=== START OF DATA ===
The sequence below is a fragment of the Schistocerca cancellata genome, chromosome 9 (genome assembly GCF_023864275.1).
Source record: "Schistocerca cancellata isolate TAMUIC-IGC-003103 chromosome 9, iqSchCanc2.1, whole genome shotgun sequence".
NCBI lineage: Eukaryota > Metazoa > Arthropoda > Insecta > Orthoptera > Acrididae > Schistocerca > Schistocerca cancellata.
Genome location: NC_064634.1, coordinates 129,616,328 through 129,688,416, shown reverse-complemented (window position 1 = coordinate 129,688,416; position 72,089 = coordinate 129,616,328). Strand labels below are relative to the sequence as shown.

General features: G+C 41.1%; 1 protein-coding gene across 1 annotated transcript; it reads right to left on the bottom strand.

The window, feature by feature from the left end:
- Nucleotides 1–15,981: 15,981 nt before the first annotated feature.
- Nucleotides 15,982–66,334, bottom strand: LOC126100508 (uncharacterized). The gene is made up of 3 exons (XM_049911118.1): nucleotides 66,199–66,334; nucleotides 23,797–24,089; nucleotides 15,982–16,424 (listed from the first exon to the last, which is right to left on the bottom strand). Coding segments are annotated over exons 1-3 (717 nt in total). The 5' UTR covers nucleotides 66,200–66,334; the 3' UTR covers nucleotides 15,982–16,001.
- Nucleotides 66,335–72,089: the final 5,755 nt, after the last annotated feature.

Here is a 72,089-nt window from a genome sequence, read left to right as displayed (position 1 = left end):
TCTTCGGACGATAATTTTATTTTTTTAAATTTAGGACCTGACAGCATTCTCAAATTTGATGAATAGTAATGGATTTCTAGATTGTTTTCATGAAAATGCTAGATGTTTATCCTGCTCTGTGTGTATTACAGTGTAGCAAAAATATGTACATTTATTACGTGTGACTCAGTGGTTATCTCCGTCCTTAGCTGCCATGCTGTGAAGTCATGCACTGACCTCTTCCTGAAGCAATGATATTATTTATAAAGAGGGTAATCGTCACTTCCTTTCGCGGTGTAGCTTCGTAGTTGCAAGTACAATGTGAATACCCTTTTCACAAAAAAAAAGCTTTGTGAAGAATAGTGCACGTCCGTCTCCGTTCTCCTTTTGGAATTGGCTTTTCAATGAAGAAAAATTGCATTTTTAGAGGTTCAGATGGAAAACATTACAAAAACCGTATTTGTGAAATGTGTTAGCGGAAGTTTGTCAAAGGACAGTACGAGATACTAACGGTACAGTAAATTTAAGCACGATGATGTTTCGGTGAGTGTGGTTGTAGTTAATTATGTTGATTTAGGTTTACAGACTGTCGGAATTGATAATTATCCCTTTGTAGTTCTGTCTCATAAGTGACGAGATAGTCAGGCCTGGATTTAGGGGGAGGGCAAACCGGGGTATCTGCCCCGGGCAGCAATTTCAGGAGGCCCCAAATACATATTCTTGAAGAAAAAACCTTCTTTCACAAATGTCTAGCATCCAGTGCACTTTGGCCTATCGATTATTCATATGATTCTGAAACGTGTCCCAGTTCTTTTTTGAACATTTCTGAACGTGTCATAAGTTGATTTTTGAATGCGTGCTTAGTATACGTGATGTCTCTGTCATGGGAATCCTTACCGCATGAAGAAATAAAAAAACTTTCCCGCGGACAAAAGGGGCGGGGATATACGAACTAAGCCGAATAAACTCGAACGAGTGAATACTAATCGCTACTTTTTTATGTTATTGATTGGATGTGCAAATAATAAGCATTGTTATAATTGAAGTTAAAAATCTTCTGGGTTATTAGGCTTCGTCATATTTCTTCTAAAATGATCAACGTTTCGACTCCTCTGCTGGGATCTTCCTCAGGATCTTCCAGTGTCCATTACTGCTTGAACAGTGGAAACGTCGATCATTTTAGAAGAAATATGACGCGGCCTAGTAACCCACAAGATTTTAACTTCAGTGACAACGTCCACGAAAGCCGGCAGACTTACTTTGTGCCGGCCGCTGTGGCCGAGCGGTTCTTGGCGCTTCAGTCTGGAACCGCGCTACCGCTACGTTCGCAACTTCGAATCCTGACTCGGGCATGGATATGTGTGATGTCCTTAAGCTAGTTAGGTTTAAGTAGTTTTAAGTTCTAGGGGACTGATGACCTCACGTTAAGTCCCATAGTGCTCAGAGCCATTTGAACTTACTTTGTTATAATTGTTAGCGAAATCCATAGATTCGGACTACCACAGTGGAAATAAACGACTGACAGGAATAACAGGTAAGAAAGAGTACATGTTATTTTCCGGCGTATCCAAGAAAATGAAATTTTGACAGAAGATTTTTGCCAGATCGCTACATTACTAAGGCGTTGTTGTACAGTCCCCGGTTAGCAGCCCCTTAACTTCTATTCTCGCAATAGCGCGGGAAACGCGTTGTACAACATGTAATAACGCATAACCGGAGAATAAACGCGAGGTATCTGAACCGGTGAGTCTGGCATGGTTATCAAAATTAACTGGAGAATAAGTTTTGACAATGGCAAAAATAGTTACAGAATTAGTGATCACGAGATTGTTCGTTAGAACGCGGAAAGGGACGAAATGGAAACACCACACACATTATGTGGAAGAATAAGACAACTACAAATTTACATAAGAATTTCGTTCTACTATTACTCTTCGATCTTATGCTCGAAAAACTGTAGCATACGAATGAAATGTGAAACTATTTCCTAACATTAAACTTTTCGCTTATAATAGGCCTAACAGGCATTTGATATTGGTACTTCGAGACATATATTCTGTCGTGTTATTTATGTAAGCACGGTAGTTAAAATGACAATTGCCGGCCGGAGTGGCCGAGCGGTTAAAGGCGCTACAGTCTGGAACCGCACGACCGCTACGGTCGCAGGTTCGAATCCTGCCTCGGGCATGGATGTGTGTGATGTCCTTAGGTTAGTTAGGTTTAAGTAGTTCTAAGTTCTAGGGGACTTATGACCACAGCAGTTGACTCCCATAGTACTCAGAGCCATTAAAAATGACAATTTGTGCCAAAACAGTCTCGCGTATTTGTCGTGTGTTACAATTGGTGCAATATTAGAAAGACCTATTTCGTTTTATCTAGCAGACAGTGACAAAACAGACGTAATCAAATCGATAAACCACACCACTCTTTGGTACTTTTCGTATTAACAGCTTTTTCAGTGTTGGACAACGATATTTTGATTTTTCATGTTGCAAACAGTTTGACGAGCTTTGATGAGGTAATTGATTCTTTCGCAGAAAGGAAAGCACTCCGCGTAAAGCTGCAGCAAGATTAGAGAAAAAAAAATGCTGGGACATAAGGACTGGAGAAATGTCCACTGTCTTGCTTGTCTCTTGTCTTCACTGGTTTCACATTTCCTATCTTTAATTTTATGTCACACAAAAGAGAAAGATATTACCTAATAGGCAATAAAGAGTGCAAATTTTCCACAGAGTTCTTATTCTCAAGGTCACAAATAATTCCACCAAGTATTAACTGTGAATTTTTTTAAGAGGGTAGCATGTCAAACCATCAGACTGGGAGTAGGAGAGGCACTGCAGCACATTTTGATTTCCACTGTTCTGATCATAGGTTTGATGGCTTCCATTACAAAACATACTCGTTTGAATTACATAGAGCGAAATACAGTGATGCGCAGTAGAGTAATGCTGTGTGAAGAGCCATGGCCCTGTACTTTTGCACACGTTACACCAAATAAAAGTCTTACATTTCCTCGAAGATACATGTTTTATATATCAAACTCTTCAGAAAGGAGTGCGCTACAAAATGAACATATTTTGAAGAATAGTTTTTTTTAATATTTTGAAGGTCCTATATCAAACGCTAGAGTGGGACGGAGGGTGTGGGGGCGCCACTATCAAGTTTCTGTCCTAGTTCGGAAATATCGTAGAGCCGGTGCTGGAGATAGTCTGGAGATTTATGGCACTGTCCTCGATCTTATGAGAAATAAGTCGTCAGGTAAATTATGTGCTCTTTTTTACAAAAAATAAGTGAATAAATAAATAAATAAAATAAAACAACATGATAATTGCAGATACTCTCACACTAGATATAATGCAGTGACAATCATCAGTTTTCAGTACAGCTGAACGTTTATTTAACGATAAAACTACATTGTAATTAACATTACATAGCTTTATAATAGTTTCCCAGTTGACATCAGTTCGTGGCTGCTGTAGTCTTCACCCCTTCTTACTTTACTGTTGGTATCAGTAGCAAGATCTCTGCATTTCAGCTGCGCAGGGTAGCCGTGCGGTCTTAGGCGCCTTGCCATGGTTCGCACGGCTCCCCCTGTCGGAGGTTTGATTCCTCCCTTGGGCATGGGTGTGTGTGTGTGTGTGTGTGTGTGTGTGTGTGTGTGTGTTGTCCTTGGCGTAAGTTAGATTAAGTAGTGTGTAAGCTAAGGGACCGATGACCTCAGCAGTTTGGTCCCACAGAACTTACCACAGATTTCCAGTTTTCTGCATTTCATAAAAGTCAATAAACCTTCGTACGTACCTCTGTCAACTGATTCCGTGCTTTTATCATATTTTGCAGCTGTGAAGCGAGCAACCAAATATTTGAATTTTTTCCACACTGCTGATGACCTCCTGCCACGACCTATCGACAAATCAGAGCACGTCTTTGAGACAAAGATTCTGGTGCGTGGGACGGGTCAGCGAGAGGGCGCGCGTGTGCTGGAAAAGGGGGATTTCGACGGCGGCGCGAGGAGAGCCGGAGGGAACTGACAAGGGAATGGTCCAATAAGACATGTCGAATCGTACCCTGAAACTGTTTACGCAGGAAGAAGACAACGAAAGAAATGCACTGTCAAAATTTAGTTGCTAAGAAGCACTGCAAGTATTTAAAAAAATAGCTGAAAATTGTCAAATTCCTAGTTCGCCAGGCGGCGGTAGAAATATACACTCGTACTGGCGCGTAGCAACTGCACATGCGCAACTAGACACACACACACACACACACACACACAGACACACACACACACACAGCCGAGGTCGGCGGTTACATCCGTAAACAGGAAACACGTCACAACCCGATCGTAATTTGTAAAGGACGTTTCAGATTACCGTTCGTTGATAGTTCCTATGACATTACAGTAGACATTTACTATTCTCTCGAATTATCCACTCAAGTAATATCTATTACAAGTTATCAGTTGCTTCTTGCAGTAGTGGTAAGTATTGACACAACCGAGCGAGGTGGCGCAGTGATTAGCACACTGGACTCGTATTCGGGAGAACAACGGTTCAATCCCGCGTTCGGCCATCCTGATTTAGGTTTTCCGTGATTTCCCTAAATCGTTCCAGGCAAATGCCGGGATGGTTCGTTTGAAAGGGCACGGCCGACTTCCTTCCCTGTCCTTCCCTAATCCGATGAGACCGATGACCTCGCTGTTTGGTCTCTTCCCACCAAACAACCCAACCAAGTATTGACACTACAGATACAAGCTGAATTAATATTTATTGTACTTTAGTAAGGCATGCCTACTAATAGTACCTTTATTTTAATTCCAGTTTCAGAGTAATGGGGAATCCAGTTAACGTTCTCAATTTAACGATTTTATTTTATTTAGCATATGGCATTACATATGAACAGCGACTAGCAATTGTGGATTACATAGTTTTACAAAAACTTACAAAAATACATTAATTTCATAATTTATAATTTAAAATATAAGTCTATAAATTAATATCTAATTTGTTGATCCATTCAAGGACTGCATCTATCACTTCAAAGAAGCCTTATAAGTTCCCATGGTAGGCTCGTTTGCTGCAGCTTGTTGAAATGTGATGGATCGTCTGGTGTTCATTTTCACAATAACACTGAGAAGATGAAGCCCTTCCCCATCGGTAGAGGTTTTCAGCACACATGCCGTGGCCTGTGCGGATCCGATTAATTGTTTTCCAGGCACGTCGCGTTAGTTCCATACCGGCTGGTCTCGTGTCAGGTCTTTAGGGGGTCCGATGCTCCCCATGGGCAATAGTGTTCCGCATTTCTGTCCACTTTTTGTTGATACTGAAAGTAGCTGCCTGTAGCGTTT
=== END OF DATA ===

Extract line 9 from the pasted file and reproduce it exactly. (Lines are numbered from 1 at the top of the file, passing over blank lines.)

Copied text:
- Nucleotides 66,335–72,089: the final 5,755 nt, after the last annotated feature.